Also, while it is a single-front end, you’re creating multiple styling options for how the content will be displayed at different breakpoints. So developing the intricate styling takes more time.

    It’s complex, and so it takes more time. Not just to develop, but to maintain.

    The techniques are innovative, and extremely useful, but I think the article is correct in pointing out these challenges. I lean towards making use of responsive content, but coupling it with device recognition and server-side solutions.

    I actually did a whole series of posts discussing why RWD by itself isn’t enough, and how to fix it with the approach that we’re using at Moovweb. http://blog.moovweb.com/2013/03/why-responsive-web-design-isnt-enough-and-how-to-fix-it-part-2/

  • Yeah, Google recommends just using rel=”canonical” for duplicated mobile content. So you won’t have any SEO issues. Now keeping those independent sites in sync with each other is where the problem lies.

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  • Now a days, Mobile applications are on demand more even many devices, techniques and browsers that have to work with our site grows.Responsive web design represents a essential shift in how we build websites for the decade to come.

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  • Responsive design is not more expensive – case in point: WordPress.com has just released a responsive template for hotels. It’s also probably better than at least 60% of the hotel websites out there – especially on a mobile device.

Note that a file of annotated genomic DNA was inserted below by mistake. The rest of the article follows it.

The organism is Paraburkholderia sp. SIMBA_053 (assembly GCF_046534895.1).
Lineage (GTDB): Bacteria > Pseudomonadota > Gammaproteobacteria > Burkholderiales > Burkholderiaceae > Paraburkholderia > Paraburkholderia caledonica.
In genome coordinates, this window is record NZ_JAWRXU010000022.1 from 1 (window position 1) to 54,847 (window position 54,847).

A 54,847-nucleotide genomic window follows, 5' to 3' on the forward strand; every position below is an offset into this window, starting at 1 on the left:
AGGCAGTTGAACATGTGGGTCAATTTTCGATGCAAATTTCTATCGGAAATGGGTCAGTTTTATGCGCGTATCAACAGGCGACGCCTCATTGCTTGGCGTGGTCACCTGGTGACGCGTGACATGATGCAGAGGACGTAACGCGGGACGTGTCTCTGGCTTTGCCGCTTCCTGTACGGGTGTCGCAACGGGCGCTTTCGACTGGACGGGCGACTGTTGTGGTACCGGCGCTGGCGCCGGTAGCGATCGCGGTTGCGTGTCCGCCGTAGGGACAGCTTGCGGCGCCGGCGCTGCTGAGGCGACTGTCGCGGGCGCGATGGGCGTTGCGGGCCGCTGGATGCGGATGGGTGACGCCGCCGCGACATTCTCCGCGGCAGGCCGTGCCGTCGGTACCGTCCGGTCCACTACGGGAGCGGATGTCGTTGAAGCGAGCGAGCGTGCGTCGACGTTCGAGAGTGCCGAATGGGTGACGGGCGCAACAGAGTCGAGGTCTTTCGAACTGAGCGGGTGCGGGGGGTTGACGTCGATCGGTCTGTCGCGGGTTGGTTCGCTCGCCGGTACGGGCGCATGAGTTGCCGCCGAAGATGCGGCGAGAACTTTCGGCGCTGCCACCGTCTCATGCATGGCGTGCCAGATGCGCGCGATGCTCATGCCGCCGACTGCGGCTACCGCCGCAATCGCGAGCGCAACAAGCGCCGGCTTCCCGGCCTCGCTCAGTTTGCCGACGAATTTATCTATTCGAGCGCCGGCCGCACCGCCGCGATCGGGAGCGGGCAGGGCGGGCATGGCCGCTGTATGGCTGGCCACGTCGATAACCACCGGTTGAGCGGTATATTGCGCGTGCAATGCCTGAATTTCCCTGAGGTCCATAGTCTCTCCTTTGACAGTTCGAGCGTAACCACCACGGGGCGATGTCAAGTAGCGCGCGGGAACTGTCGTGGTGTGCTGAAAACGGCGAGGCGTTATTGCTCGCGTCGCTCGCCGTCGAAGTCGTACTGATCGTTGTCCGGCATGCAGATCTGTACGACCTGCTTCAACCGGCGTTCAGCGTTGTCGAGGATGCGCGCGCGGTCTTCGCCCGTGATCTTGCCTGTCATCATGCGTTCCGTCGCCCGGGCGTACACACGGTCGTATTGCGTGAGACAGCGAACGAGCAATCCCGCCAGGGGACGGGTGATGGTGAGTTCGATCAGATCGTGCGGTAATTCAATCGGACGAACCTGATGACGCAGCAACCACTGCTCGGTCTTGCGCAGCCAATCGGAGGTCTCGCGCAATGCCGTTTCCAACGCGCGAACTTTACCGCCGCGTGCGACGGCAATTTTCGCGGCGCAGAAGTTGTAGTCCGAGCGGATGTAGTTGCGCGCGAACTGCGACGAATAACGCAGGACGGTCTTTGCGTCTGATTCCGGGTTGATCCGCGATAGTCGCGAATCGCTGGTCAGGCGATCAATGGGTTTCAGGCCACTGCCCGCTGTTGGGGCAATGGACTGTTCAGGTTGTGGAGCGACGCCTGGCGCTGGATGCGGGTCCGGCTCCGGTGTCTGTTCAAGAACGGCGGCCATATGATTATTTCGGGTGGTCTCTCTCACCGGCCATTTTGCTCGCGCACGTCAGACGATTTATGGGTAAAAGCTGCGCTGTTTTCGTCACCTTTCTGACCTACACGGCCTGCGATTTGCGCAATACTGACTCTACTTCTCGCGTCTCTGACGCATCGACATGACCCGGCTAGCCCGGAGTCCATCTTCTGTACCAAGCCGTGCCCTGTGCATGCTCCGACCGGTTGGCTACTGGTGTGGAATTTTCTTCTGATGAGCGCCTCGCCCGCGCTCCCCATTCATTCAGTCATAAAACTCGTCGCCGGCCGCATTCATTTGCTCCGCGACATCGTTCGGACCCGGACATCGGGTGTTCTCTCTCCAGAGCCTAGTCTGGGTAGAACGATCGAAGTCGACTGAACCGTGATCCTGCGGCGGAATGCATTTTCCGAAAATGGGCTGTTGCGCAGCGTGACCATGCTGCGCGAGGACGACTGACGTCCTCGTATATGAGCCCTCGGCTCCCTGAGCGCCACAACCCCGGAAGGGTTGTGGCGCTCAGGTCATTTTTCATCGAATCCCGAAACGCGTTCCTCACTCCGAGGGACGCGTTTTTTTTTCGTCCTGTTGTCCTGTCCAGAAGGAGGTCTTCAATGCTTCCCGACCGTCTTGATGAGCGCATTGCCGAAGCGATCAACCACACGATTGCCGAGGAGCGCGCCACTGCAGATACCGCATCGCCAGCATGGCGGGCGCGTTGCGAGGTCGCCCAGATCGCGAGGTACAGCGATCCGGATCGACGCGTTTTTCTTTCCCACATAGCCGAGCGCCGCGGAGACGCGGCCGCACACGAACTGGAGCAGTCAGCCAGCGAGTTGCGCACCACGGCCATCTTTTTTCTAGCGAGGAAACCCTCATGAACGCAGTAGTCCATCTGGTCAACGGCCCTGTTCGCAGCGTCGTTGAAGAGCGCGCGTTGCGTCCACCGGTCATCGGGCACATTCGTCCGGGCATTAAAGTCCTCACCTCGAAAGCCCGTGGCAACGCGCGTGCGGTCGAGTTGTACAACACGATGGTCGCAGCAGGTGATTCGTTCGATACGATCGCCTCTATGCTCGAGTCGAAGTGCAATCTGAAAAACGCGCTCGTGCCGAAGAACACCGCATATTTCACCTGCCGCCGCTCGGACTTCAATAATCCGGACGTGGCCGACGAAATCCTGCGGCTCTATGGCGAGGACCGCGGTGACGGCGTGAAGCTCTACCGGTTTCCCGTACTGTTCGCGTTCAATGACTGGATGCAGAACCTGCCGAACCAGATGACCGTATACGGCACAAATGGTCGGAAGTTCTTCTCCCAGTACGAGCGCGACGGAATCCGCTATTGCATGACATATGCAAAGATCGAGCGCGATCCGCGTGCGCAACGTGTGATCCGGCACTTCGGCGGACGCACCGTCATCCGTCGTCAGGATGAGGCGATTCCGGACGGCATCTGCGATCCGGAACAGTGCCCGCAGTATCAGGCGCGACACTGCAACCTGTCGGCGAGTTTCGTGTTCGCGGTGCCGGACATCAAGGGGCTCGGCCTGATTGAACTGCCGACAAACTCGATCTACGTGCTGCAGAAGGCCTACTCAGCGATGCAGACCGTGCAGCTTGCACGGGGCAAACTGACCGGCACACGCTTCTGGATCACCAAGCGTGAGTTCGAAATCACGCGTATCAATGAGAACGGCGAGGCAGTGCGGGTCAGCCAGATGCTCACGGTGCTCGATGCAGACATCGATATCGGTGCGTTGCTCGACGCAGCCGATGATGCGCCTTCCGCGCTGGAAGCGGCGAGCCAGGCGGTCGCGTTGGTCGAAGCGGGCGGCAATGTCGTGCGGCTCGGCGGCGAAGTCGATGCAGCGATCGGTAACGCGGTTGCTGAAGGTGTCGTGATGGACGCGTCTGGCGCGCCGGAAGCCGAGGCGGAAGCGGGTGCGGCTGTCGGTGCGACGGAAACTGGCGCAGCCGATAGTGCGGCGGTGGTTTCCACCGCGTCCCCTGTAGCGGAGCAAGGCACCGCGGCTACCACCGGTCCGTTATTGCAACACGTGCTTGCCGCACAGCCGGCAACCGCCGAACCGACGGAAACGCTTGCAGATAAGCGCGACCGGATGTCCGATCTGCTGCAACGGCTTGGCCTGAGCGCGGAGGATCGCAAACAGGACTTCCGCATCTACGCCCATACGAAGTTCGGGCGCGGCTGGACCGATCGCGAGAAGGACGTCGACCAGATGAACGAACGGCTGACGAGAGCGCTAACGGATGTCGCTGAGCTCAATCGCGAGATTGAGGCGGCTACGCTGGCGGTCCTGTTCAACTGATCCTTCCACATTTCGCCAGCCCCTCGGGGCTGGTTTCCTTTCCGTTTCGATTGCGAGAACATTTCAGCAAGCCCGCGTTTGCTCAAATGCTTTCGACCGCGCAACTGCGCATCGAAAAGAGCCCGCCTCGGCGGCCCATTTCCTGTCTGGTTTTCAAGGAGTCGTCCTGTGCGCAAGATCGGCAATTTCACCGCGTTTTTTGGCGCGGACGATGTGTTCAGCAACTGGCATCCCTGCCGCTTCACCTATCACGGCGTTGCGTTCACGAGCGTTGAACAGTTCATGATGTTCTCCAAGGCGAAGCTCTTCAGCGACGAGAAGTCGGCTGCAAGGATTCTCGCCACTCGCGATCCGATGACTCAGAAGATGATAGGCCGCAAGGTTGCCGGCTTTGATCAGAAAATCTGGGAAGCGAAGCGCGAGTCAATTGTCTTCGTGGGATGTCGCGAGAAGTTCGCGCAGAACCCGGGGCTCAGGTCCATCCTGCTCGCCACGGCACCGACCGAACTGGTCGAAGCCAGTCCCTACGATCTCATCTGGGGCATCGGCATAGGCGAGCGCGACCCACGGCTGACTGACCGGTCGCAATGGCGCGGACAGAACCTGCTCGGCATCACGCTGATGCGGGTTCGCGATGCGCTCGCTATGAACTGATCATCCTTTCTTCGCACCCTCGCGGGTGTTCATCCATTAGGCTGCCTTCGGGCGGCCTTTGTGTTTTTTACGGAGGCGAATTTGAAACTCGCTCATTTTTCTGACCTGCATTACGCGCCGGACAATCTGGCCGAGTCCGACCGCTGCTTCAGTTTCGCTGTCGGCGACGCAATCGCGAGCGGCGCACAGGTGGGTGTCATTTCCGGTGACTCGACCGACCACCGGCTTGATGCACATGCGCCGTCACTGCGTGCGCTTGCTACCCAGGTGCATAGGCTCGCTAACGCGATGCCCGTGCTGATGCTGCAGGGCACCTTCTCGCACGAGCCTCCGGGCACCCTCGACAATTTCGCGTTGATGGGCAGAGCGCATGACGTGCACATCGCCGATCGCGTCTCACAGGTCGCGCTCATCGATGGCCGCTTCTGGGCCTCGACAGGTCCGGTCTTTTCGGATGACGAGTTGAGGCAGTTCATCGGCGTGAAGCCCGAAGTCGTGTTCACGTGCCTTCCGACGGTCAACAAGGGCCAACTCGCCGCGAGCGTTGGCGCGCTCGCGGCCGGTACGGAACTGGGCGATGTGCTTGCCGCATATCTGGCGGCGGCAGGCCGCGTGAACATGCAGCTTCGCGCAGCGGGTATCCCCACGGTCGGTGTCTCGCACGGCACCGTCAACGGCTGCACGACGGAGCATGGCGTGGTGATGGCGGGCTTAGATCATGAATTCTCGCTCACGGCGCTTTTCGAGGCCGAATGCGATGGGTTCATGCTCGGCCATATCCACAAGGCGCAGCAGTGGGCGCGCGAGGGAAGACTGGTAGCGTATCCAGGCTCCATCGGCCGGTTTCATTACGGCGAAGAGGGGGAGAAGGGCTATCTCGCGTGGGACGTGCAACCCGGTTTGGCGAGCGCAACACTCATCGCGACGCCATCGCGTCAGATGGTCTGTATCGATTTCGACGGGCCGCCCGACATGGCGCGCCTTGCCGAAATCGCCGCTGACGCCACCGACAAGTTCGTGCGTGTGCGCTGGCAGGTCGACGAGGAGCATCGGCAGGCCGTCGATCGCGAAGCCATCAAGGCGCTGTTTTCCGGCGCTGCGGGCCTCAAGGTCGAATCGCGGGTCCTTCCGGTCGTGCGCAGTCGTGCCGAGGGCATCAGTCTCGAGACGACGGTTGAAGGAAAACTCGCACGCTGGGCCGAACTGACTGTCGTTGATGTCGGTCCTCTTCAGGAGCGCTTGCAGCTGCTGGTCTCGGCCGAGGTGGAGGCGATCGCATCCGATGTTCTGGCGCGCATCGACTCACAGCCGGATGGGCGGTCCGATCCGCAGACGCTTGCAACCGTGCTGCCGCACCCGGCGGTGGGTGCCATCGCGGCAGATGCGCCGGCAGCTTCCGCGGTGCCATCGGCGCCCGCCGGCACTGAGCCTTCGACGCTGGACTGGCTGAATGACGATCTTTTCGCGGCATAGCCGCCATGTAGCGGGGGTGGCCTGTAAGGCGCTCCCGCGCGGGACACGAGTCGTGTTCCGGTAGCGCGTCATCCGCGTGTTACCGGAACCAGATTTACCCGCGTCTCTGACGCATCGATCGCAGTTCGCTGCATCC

The cost? It’s Free.

    Longer to develop? Certainly not if one is using a solid responsive framework or theme as the backbone. Building it totally custom from scratch? I find it hard to fathom that 95% of organizations require a design that could not be developed on a responsive grid.

    Regardless, everyone needs to put some serious thought into their site design & architecture. Responsive design helps focus the thinking and avoids the tendency of many groups to toss everything up and work out the glitches on other platforms later – both browser incompatibilities & form factors. Responsive design seems to help kill both birds with one stone.

    From an SEO perspective, the unified URL structure offered by a responsive site is also very beneficial – why divide up traffic if it is not necessary?

    I totally agree – it is not the future, it is the present.

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  • A question to all: Does responsive design effectively mean death to separate web and mobile content plans? Would you still have a separate mobile content strategy (apps not incl.)? Why?

  • This. I have been looking at responsive design themes in WordPress and find them to be fantastic.

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  • Aparajayah Technologies

    its the latest technology using now. For responsive technology design contact http://www.aparajayah.com/web_design

  • Obviously Yes! Greg, Responsive design is future of web development, even many of business owner respectively moving to this technology because it is the best way to cover mobile users as well increase the User experience of our website.


  • Responsive website are in great trend now and hope it would help in future also and doesnot cost much.

  • The concept of responsive web design is to make sites that fit several display dimensions. For the developer that indicates they only have to work on one edition of the website instead of designing one for computer systems and another for mobile.